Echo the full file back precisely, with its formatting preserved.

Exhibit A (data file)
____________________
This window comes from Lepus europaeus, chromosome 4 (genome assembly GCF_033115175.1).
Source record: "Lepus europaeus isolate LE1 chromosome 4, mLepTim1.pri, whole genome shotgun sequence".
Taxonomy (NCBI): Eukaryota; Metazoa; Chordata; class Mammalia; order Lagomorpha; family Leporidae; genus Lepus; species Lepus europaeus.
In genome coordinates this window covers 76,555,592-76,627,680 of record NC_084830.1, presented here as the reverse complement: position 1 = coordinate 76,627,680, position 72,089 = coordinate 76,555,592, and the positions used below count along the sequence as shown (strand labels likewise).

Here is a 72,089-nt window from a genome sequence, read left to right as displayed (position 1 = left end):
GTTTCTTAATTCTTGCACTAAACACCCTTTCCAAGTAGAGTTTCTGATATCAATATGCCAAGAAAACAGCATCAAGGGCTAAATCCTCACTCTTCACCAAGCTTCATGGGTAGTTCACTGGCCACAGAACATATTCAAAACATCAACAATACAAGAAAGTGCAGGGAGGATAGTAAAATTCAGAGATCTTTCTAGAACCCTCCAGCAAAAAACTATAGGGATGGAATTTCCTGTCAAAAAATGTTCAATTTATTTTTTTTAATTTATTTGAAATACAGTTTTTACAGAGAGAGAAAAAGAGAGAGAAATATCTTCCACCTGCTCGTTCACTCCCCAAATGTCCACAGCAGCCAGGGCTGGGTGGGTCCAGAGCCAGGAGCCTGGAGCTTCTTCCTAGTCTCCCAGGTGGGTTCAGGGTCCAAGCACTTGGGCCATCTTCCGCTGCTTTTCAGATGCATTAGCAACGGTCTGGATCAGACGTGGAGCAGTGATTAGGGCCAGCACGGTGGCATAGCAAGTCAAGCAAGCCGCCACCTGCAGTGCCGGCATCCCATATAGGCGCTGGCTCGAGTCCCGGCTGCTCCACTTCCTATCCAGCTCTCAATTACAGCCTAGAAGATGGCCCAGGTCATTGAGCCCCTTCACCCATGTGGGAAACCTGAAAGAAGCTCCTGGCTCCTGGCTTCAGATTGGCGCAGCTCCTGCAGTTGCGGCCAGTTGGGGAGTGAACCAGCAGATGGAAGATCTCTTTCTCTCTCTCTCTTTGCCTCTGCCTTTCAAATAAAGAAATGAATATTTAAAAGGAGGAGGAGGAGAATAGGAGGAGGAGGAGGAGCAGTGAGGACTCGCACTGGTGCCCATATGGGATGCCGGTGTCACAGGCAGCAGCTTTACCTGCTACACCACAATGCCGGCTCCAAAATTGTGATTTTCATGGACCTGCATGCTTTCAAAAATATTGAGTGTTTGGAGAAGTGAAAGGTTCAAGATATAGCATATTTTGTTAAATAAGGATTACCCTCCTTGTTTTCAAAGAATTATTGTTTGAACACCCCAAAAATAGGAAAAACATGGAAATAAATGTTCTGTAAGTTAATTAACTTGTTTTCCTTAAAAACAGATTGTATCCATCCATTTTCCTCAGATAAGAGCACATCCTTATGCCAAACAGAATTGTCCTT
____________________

This window comes from Lepus europaeus, chromosome 4 (genome assembly GCF_033115175.1).
Source record: "Lepus europaeus isolate LE1 chromosome 4, mLepTim1.pri, whole genome shotgun sequence".
Taxonomy (NCBI): Eukaryota; Metazoa; Chordata; class Mammalia; order Lagomorpha; family Leporidae; genus Lepus; species Lepus europaeus.
In genome coordinates this window covers 76,555,592-76,627,680 of record NC_084830.1, presented here as the reverse complement: position 1 = coordinate 76,627,680, position 72,089 = coordinate 76,555,592, and the positions used below count along the sequence as shown (strand labels likewise).

Here is a 72,089-nt window from a genome sequence, read left to right as displayed (position 1 = left end):
GTTTCTTAATTCTTGCACTAAACACCCTTTCCAAGTAGAGTTTCTGATATCAATATGCCAAGAAAACAGCATCAAGGGCTAAATCCTCACTCTTCACCAAGCTTCATGGGTAGTTCACTGGCCACAGAACATATTCAAAACATCAACAATACAAGAAAGTGCAGGGAGGATAGTAAAATTCAGAGATCTTTCTAGAACCCTCCAGCAAAAAACTATAGGGATGGAATTTCCTGTCAAAAAATGTTCAATTTATTTTTTTTAATTTATTTGAAATACAGTTTTTACAGAGAGAGAAAAAGAGAGAGAAATATCTTCCACCTGCTCGTTCACTCCCCAAATGTCCACAGCAGCCAGGGCTGGGTGGGTCCAGAGCCAGGAGCCTGGAGCTTCTTCCTAGTCTCCCAGGTGGGTTCAGGGTCCAAGCACTTGGGCCATCTTCCGCTGCTTTTCAGATGCATTAGCAACGGTCTGGATCAGACGTGGAGCAGTGATTAGGGCCAGCACGGTGGCATAGCAAGTCAAGCAAGCCGCCACCTGCAGTGCCGGCATCCCATATAGGCGCTGGCTCGAGTCCCGGCTGCTCCACTTCCTATCCAGCTCTCAATTACAGCCTAGAAGATGGCCCAGGTCATTGAGCCCCTTCACCCATGTGGGAAACCTGAAAGAAGCTCCTGGCTCCTGGCTTCAGATTGGCGCAGCTCCTGCAGTTGCGGCCAGTTGGGGAGTGAACCAGCAGATGGAAGATCTCTTTCTCTCTCTCTCTTTGCCTCTGCCTTTCAAATAAAGAAATGAATATTTAAAAGGAGGAGGAGGAGAATAGGAGGAGGAGGAGGAGCAGTGAGGACTCGCACTGGTGCCCATATGGGATGCCGGTGTCACAGGCAGCAGCTTTACCTGCTACACCACAATGCCGGCTCCAAAATTGTGATTTTCATGGACCTGCATGCTTTCAAAAATATTGAGTGTTTGGAGAAGTGAAAGGTTCAAGATATAGCATATTTTGTTAAATAAGGATTACCCTCCTTGTTTTCAAAGAATTATTGTTTGAACACCCCAAAAATAGGAAAAACATGGAAATAAATGTTCTGTAAGTTAATTAACTTGTTTTCCTTAAAAACAGATTGTATCCATCCATTTTCCTCAGATAAGAGCACATCCTTATGCCAAACAGAATTGTCCTT